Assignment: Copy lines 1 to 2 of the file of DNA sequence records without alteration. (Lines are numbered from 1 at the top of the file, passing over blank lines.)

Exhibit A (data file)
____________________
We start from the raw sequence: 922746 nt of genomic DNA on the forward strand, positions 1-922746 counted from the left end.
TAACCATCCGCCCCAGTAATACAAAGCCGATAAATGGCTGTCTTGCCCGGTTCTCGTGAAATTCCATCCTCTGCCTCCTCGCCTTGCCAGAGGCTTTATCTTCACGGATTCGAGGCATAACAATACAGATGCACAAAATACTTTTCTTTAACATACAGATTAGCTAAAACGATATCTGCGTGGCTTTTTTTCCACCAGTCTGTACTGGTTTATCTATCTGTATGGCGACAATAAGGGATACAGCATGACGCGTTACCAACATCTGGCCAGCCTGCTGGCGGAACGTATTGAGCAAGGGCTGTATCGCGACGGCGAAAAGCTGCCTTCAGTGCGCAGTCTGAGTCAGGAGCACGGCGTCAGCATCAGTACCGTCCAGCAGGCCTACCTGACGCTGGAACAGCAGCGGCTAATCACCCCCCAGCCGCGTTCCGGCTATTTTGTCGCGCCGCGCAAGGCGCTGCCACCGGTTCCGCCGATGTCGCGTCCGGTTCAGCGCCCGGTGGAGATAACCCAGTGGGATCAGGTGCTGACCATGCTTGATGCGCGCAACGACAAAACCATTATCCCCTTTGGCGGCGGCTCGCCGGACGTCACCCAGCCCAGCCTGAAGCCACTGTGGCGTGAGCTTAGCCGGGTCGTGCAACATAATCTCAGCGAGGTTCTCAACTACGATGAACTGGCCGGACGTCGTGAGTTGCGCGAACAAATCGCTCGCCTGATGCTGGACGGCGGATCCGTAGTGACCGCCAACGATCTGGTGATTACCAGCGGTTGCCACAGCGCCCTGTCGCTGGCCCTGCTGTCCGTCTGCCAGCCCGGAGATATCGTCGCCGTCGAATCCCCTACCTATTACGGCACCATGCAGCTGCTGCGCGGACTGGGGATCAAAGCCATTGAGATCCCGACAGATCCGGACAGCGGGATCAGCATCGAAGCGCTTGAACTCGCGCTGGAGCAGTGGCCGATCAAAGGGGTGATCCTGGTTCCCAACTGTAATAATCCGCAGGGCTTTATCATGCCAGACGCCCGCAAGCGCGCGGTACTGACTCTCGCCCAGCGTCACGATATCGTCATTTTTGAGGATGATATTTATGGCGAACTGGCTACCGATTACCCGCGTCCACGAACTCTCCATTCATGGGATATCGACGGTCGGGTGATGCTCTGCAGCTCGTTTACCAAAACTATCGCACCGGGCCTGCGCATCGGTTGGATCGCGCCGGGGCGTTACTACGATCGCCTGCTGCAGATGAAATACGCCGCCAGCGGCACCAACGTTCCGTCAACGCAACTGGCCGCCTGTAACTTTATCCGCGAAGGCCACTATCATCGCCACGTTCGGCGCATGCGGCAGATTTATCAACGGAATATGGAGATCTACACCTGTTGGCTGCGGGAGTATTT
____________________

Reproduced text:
We start from the raw sequence: 922746 nt of genomic DNA on the forward strand, positions 1-922746 counted from the left end.
TAACCATCCGCCCCAGTAATACAAAGCCGATAAATGGCTGTCTTGCCCGGTTCTCGTGAAATTCCATCCTCTGCCTCCTCGCCTTGCCAGAGGCTTTATCTTCACGGATTCGAGGCATAACAATACAGATGCACAAAATACTTTTCTTTAACATACAGATTAGCTAAAACGATATCTGCGTGGCTTTTTTTCCACCAGTCTGTACTGGTTTATCTATCTGTATGGCGACAATAAGGGATACAGCATGACGCGTTACCAACATCTGGCCAGCCTGCTGGCGGAACGTATTGAGCAAGGGCTGTATCGCGACGGCGAAAAGCTGCCTTCAGTGCGCAGTCTGAGTCAGGAGCACGGCGTCAGCATCAGTACCGTCCAGCAGGCCTACCTGACGCTGGAACAGCAGCGGCTAATCACCCCCCAGCCGCGTTCCGGCTATTTTGTCGCGCCGCGCAAGGCGCTGCCACCGGTTCCGCCGATGTCGCGTCCGGTTCAGCGCCCGGTGGAGATAACCCAGTGGGATCAGGTGCTGACCATGCTTGATGCGCGCAACGACAAAACCATTATCCCCTTTGGCGGCGGCTCGCCGGACGTCACCCAGCCCAGCCTGAAGCCACTGTGGCGTGAGCTTAGCCGGGTCGTGCAACATAATCTCAGCGAGGTTCTCAACTACGATGAACTGGCCGGACGTCGTGAGTTGCGCGAACAAATCGCTCGCCTGATGCTGGACGGCGGATCCGTAGTGACCGCCAACGATCTGGTGATTACCAGCGGTTGCCACAGCGCCCTGTCGCTGGCCCTGCTGTCCGTCTGCCAGCCCGGAGATATCGTCGCCGTCGAATCCCCTACCTATTACGGCACCATGCAGCTGCTGCGCGGACTGGGGATCAAAGCCATTGAGATCCCGACAGATCCGGACAGCGGGATCAGCATCGAAGCGCTTGAACTCGCGCTGGAGCAGTGGCCGATCAAAGGGGTGATCCTGGTTCCCAACTGTAATAATCCGCAGGGCTTTATCATGCCAGACGCCCGCAAGCGCGCGGTACTGACTCTCGCCCAGCGTCACGATATCGTCATTTTTGAGGATGATATTTATGGCGAACTGGCTACCGATTACCCGCGTCCACGAACTCTCCATTCATGGGATATCGACGGTCGGGTGATGCTCTGCAGCTCGTTTACCAAAACTATCGCACCGGGCCTGCGCATCGGTTGGATCGCGCCGGGGCGTTACTACGATCGCCTGCTGCAGATGAAATACGCCGCCAGCGGCACCAACGTTCCGTCAACGCAACTGGCCGCCTGTAACTTTATCCGCGAAGGCCACTATCATCGCCACGTTCGGCGCATGCGGCAGATTTATCAACGGAATATGGAGATCTACACCTGTTGGCTGCGGGAGTATTT